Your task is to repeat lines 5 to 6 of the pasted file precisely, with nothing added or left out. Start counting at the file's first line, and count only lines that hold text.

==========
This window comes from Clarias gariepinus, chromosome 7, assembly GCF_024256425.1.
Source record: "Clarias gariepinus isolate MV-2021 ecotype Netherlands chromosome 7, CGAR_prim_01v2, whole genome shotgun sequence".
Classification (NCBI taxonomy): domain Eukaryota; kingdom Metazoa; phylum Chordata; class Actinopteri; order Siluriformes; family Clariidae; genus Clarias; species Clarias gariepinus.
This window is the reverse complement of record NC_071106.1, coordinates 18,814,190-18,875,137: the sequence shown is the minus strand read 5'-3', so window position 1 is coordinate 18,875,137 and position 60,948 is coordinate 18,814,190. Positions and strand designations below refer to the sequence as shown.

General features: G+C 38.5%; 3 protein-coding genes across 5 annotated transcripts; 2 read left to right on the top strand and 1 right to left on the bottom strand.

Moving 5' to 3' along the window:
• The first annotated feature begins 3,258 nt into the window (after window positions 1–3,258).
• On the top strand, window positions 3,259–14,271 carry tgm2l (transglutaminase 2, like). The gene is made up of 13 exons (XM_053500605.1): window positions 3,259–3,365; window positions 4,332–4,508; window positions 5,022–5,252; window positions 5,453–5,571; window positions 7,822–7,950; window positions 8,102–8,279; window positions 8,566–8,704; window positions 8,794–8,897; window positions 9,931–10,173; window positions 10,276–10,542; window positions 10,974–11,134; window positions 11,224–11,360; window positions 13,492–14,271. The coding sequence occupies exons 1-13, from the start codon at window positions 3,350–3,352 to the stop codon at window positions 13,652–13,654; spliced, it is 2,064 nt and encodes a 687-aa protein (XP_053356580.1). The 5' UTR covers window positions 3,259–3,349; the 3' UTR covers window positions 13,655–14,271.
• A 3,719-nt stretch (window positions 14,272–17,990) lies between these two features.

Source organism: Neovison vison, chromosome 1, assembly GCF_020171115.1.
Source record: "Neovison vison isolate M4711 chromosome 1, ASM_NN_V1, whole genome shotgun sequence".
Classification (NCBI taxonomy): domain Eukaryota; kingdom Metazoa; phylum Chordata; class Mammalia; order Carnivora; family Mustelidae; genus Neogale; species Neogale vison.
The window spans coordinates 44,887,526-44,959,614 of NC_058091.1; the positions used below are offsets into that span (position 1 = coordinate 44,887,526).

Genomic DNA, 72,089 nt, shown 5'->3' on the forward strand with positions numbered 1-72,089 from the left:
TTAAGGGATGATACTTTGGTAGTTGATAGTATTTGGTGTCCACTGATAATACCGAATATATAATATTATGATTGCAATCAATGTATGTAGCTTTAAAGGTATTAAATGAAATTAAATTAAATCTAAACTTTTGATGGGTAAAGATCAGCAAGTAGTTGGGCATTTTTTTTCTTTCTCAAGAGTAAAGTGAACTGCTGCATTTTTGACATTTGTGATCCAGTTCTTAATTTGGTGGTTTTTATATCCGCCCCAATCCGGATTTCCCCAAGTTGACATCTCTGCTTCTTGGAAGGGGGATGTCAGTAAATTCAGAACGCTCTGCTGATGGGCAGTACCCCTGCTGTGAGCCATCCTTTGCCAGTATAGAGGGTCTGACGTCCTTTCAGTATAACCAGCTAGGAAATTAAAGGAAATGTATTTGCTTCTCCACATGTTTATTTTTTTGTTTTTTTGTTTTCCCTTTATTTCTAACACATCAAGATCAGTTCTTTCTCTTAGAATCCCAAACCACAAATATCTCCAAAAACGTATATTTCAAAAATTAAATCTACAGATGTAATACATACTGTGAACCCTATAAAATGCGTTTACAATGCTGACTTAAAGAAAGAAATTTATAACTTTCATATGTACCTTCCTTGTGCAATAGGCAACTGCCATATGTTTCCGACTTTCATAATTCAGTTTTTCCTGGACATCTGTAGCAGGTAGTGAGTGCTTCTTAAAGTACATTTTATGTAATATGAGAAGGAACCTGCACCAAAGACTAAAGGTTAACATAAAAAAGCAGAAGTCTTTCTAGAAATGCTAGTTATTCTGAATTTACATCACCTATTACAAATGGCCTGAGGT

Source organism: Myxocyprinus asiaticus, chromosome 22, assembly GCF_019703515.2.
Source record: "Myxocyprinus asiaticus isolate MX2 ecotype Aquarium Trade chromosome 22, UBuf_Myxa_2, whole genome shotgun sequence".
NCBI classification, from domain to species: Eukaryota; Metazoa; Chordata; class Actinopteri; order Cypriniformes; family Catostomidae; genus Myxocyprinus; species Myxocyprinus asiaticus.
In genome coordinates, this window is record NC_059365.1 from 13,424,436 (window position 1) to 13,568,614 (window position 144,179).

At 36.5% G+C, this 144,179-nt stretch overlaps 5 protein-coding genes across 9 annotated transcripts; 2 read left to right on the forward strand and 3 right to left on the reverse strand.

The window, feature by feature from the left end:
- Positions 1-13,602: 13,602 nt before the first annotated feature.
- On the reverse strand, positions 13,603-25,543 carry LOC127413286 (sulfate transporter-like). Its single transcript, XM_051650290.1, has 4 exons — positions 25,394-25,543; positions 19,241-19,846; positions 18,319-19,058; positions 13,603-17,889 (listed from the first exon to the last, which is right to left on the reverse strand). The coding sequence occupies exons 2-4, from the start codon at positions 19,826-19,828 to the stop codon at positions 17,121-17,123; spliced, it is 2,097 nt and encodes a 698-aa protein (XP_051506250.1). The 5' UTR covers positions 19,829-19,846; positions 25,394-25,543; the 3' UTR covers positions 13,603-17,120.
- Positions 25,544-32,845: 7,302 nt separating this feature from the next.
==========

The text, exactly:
General features: G+C 38.5%; 3 protein-coding genes across 5 annotated transcripts; 2 read left to right on the top strand and 1 right to left on the bottom strand.

Moving 5' to 3' along the window: